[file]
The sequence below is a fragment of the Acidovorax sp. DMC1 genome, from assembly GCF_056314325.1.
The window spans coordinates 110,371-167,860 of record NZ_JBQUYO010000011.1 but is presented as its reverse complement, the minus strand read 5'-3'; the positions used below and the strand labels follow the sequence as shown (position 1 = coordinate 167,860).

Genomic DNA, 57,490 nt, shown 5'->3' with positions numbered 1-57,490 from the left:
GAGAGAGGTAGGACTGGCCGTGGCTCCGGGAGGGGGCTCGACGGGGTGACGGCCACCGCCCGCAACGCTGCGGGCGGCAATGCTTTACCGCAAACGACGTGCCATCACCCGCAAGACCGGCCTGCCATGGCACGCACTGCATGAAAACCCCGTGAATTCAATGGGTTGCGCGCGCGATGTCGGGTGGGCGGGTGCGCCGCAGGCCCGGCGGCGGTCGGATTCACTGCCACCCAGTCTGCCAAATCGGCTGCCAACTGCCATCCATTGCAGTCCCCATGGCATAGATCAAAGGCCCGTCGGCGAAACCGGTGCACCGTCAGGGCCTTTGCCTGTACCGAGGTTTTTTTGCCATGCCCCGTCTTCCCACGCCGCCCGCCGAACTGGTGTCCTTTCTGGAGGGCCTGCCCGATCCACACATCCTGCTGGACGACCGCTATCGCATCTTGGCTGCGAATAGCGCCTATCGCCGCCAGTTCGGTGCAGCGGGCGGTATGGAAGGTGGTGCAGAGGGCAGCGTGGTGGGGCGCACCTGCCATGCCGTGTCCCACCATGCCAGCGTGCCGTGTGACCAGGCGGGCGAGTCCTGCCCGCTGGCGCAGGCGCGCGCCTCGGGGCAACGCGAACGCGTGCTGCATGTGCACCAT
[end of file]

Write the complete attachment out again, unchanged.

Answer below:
The sequence below is a fragment of the Acidovorax sp. DMC1 genome, from assembly GCF_056314325.1.
The window spans coordinates 110,371-167,860 of record NZ_JBQUYO010000011.1 but is presented as its reverse complement, the minus strand read 5'-3'; the positions used below and the strand labels follow the sequence as shown (position 1 = coordinate 167,860).

Genomic DNA, 57,490 nt, shown 5'->3' with positions numbered 1-57,490 from the left:
GAGAGAGGTAGGACTGGCCGTGGCTCCGGGAGGGGGCTCGACGGGGTGACGGCCACCGCCCGCAACGCTGCGGGCGGCAATGCTTTACCGCAAACGACGTGCCATCACCCGCAAGACCGGCCTGCCATGGCACGCACTGCATGAAAACCCCGTGAATTCAATGGGTTGCGCGCGCGATGTCGGGTGGGCGGGTGCGCCGCAGGCCCGGCGGCGGTCGGATTCACTGCCACCCAGTCTGCCAAATCGGCTGCCAACTGCCATCCATTGCAGTCCCCATGGCATAGATCAAAGGCCCGTCGGCGAAACCGGTGCACCGTCAGGGCCTTTGCCTGTACCGAGGTTTTTTTGCCATGCCCCGTCTTCCCACGCCGCCCGCCGAACTGGTGTCCTTTCTGGAGGGCCTGCCCGATCCACACATCCTGCTGGACGACCGCTATCGCATCTTGGCTGCGAATAGCGCCTATCGCCGCCAGTTCGGTGCAGCGGGCGGTATGGAAGGTGGTGCAGAGGGCAGCGTGGTGGGGCGCACCTGCCATGCCGTGTCCCACCATGCCAGCGTGCCGTGTGACCAGGCGGGCGAGTCCTGCCCGCTGGCGCAGGCGCGCGCCTCGGGGCAACGCGAACGCGTGCTGCATGTGCACCAT